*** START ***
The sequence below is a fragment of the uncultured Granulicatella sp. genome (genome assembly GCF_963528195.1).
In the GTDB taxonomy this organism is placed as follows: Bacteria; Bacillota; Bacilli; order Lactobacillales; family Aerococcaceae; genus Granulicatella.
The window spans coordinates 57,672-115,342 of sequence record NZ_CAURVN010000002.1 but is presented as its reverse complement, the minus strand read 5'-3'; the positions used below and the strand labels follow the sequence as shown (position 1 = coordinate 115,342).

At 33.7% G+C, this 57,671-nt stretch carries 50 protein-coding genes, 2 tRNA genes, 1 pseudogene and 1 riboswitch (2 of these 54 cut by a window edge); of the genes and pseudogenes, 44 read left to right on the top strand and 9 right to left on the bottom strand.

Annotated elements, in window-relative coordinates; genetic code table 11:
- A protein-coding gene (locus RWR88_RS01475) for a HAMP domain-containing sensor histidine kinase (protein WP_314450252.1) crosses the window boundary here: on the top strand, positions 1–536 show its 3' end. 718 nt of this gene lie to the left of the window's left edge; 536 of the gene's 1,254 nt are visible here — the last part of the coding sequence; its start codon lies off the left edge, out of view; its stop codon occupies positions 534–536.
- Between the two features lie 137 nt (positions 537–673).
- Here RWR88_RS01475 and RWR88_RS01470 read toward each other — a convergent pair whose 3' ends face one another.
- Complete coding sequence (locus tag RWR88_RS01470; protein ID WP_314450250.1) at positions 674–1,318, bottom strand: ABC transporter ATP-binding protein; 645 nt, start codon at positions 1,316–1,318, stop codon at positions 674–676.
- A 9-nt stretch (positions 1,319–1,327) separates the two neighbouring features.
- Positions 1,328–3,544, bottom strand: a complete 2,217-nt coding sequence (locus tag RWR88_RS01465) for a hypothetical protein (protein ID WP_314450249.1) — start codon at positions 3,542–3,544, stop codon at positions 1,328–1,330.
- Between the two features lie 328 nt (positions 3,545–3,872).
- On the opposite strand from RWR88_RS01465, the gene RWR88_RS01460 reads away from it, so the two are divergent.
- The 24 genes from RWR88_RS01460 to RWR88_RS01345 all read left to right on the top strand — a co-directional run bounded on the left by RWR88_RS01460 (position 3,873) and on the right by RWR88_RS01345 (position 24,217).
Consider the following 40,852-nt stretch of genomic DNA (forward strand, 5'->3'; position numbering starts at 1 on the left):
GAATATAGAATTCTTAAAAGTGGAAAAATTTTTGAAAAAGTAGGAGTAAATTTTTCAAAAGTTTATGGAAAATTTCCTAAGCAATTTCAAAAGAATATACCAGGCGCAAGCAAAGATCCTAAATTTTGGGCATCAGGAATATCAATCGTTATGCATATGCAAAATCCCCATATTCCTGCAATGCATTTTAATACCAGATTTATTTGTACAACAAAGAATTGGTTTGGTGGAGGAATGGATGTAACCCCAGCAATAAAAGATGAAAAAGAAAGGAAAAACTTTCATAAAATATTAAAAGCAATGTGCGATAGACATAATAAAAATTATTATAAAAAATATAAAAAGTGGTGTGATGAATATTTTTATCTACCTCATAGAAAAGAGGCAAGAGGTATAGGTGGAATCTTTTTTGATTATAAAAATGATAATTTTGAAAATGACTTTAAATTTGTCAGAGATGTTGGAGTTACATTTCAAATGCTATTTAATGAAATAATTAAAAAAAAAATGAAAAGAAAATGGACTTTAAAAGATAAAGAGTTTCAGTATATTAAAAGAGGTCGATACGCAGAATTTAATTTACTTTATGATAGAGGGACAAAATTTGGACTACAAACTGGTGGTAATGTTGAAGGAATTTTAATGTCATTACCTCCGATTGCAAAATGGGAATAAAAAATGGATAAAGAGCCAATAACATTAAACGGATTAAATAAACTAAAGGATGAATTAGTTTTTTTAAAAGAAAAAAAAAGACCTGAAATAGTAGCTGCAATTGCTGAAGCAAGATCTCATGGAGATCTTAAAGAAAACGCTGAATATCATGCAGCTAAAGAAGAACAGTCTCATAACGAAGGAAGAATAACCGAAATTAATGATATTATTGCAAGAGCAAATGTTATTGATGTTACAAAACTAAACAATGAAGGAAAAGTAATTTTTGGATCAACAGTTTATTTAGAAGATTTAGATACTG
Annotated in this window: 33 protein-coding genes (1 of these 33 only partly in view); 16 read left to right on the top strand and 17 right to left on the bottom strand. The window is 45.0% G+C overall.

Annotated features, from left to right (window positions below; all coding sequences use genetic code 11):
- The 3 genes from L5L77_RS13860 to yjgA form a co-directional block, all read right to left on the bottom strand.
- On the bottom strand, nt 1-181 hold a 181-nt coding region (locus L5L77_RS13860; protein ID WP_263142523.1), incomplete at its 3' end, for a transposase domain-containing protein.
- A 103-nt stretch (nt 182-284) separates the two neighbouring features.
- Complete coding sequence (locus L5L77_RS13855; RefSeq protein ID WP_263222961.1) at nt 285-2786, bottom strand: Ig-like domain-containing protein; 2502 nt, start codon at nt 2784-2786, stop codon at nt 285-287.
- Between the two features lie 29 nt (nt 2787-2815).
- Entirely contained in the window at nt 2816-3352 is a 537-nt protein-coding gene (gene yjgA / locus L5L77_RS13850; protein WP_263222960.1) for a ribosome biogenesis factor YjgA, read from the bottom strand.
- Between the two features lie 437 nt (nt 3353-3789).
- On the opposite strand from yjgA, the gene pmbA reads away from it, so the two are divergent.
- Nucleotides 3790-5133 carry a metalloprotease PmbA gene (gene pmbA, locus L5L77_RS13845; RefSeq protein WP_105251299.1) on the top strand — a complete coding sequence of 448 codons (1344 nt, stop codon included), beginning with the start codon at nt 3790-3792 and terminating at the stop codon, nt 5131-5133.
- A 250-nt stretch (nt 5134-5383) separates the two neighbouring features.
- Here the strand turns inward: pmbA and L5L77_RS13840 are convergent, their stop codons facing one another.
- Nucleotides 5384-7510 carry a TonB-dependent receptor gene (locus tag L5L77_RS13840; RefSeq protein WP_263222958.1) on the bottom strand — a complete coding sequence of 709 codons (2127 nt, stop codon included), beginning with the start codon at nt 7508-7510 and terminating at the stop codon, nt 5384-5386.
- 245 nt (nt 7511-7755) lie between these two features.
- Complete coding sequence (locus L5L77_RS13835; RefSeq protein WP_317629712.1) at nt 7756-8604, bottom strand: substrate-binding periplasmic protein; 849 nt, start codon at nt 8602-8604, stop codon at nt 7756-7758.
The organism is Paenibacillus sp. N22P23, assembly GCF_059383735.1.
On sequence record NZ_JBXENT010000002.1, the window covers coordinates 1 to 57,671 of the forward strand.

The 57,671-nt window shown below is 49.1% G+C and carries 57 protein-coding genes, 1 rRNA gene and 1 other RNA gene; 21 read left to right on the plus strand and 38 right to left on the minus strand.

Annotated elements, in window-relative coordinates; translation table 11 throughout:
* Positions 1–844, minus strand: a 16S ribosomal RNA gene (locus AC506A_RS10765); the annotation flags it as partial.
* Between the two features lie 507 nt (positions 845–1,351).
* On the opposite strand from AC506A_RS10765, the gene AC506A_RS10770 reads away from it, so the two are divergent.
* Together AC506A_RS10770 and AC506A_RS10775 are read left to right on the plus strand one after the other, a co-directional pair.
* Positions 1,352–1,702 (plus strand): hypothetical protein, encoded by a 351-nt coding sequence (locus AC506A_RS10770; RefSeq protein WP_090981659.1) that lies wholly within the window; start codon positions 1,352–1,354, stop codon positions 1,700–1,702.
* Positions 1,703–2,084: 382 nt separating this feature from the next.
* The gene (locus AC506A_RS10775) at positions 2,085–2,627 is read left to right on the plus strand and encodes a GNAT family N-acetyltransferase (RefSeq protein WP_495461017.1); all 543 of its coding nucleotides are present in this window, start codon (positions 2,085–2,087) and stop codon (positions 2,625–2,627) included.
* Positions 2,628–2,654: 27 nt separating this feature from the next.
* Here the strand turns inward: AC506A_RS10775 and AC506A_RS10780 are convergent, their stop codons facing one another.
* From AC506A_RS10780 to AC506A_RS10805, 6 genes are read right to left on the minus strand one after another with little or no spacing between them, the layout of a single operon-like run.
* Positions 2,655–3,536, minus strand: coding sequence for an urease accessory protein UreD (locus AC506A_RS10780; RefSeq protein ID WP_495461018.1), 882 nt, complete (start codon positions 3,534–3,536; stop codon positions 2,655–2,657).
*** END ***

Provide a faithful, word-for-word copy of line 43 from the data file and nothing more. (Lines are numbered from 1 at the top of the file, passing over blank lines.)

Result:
* The gene (locus AC506A_RS10775) at positions 2,085–2,627 is read left to right on the plus strand and encodes a GNAT family N-acetyltransferase (RefSeq protein WP_495461017.1); all 543 of its coding nucleotides are present in this window, start codon (positions 2,085–2,087) and stop codon (positions 2,625–2,627) included.